How Do I Know If We Should Get Married?
I know others who have faced similar situations, so I asked my married friends on Facebook how they knew they should marry their spouse. Here are their answers.
The most common answer I heard from couples was that they married a friend — someone they enjoyed spending time with and with whom communication came easily. A few even ended up dating and marrying someone who started off as just a good friend.
Of her relationship with her husband, Bethany says, “I felt like it was easy to be myself. Like really me.” David describes something similar: “When I met my wife, there were times I thought, ‘Oh, wow! I’ve been waiting for this and feel so free to be me now!’ Marla says when she met her husband, “I felt like I had met my new best friend, but also like I had known him all my life.”
A strong friendship can be a good indicator of marital success.
In a partnership like marriage, it’s important to be able to pursue dreams and callings together. In Genesis 2:18-22, God gives Adam a wife as a “helper fit for him.” The first man and woman helped each other work toward God’s purpose for them in the garden.
Of her relationship with her husband, Glory says, “We felt like we could grow together, and we felt like we could be partners and supporters, in chasing after our dreams.” Summer says, “We talked A LOT about goals … what we wanted out of life, finances, kids … and what we envisioned about the future.”
Having compatible goals doesn’t mean you won’t have to adjust after marriage. Julie explains, “I’ve found that having the same goals and ideals and being willing to change with each other instead of separately has been key.” And sanctification is a primary goal Christians should share. Teri says, “Marry someone who makes you better than you are, someone who challenges you to be like Christ. A good marriage is not about finding the right person. It’s about being the right person.”
As we change and grow over time, a marriage focused on God can sustain the relationship through trials and hard times.
What you’re looking for.
A really good catch may not make a really good match. It’s good to know what you are looking for in a relationship. David points out that discerning the right person to marry “requires knowing and discerning yourself.”
Making a list of what you want in a spouse can help you see how someone measures up when other signs aren’t as conclusive. Bethany said she made a list of her non-negotiables early on and checked her suitors against it. When her husband came along, he embodied many things on her list, giving her assurance that he was a good fit.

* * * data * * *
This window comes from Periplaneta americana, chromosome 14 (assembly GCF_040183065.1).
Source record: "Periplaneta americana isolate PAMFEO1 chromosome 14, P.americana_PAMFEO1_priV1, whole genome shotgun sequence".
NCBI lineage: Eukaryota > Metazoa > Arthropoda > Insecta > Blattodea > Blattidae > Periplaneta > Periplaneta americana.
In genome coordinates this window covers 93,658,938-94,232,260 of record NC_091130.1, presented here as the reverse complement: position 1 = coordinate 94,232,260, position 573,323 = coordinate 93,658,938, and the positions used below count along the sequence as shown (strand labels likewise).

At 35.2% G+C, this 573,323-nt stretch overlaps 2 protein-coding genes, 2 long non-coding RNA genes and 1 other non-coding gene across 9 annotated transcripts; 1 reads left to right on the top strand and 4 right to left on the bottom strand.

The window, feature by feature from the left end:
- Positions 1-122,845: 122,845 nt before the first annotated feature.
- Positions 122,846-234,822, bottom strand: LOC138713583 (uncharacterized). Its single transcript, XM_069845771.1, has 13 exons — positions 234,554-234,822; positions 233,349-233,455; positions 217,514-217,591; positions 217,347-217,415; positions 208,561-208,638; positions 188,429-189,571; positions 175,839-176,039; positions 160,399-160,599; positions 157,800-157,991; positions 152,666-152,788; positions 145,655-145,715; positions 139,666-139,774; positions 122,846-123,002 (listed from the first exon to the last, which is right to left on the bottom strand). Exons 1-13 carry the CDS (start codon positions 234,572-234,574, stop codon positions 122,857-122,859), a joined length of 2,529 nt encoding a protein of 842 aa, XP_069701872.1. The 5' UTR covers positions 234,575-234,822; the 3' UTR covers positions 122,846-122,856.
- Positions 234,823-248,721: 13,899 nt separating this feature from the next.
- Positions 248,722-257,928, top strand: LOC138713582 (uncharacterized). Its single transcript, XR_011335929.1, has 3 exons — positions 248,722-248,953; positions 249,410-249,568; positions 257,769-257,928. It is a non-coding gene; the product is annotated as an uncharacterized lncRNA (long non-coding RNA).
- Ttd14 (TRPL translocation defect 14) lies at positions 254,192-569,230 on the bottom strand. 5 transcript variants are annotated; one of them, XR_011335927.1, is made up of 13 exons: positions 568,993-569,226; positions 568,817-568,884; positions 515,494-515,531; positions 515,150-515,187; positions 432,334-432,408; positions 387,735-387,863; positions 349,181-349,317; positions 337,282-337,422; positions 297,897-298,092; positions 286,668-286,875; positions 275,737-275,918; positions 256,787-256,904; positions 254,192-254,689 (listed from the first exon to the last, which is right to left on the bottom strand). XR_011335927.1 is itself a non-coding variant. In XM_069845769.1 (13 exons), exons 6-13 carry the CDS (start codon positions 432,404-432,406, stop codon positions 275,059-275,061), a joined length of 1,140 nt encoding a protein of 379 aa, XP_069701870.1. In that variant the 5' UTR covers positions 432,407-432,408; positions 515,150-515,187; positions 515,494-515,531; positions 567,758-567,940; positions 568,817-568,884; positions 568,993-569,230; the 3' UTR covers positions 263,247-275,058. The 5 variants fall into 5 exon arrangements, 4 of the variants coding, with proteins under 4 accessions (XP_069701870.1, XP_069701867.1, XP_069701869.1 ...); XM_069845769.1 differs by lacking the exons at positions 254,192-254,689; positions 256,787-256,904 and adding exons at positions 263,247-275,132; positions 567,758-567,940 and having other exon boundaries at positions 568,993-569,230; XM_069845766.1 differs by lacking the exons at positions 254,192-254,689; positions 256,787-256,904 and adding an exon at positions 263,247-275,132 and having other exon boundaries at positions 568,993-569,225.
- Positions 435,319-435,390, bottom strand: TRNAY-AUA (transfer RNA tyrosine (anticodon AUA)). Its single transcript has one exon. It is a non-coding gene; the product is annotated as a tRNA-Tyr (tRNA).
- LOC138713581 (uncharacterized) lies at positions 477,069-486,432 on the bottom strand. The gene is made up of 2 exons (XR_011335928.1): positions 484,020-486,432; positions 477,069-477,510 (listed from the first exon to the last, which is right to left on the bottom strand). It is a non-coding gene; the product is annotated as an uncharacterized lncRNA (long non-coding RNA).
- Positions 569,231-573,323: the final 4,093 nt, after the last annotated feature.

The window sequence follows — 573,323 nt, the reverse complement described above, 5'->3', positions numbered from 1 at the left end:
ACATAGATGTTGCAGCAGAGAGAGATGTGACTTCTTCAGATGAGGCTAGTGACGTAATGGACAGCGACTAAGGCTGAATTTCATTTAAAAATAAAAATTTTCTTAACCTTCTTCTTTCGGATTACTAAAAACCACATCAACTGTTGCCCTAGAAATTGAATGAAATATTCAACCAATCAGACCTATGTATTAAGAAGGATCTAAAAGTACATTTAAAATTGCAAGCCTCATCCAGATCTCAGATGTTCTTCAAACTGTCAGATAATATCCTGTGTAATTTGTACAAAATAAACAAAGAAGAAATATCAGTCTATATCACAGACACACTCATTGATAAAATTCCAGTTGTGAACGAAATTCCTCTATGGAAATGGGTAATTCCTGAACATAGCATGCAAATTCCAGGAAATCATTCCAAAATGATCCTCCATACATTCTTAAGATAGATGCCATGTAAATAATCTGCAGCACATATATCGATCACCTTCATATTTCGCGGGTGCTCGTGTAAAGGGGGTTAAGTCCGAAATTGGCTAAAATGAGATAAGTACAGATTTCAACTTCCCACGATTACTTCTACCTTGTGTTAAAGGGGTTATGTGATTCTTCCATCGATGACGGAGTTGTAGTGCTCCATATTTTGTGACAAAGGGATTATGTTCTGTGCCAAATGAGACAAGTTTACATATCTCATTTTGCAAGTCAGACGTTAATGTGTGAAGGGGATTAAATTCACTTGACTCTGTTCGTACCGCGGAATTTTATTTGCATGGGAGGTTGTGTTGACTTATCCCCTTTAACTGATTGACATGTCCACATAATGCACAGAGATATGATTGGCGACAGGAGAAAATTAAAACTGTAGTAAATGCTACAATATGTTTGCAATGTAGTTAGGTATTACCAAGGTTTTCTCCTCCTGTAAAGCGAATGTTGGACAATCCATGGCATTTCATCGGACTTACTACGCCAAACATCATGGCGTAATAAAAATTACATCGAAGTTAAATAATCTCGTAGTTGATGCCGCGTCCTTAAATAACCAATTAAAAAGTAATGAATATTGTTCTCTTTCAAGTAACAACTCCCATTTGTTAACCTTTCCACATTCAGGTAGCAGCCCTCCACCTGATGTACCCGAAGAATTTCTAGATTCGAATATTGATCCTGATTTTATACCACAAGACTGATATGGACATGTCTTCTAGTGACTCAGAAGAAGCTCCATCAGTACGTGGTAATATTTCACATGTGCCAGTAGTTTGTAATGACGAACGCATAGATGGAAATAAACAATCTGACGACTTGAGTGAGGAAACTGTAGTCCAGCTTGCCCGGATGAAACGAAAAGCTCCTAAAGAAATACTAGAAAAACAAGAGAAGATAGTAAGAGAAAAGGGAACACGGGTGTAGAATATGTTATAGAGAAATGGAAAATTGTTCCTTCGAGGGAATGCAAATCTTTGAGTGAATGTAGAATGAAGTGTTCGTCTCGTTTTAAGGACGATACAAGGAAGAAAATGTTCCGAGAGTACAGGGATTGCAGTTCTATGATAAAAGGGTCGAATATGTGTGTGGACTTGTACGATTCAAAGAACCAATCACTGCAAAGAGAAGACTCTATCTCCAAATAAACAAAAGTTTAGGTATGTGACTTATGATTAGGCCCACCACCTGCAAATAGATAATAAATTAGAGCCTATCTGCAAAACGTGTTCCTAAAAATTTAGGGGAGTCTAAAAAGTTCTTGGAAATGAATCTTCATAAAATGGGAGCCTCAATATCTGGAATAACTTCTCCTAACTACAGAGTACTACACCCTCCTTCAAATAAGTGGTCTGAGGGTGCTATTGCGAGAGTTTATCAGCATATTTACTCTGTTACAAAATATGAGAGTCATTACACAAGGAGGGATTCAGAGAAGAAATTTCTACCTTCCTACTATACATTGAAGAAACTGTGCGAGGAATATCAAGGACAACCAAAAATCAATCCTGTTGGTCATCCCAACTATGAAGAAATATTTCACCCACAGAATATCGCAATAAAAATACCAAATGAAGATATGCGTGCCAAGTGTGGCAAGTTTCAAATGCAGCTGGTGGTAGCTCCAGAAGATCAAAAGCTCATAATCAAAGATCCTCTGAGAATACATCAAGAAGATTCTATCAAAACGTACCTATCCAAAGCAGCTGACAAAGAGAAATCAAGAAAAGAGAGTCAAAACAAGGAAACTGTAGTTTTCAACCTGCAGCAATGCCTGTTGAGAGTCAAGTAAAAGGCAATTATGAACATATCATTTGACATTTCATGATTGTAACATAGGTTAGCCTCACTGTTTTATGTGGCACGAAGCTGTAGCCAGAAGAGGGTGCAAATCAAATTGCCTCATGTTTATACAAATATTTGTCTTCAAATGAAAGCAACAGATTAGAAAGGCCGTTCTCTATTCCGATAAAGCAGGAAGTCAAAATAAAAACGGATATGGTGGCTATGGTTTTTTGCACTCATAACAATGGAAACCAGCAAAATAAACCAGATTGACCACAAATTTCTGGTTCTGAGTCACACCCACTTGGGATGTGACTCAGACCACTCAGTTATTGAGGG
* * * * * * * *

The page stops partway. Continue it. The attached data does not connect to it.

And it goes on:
While it’s wise to know what you’re looking for, be prepared to have your assumptions challenged. Casey, who considers herself to be very independent, said she felt like she didn’t need marriage. But when she saw how kind her now-husband was, she realized what she needed. She hadn’t been kind to herself in years. She needed someone who would be an example of God’s kindness to her.
Character under pressure.
We are all flawed. Julie says some advice from her grandma was a game-changer for her: “They will all drive you crazy!” she said. “You just have to pick the person who annoys you the least.” Realizing that no one is perfect (and your future spouse will annoy you at times), choose someone whose good character shines under pressure.
As you face adversity or conflict together, note how your boyfriend or girlfriend responds. Bethany says that in her marriage, “we love well and fight well. We respect each other even when we are mad.” That respect can be seen before you ever tie the knot.
Michael suggests marrying someone you know will have your back. Life will get hard, circumstances will change, but knowing that person will be on your side is important. Summer remembers how her boyfriend-now-husband took off work to support her at hospital visits after she received a cancer diagnosis. How the person serves you when you’re down can be a good indicator of the type of spouse he or she would be.
The Secret to a Lasting Marriage
A few nights ago, I was at a woman’s 50th birthday party. I talked to a couple, probably both around 60, that were flirting and laughing and stealing kisses from each other. I was afraid to even ask, because I so rarely see long-term marriages like that, but I finally did. “How long have you been together?”
“Thirty-seven years,” they replied. I asked what their secret was. The wife leaned way close to me and almost whispered, “I know this will sound corny, but the key is having God at the center of the relationship.”
I can’t give my friend a definitive answer about whether or not he should marry his girlfriend. Each of us has to choose for ourselves. But considering if your significant other fits the four criteria above is a good place to start.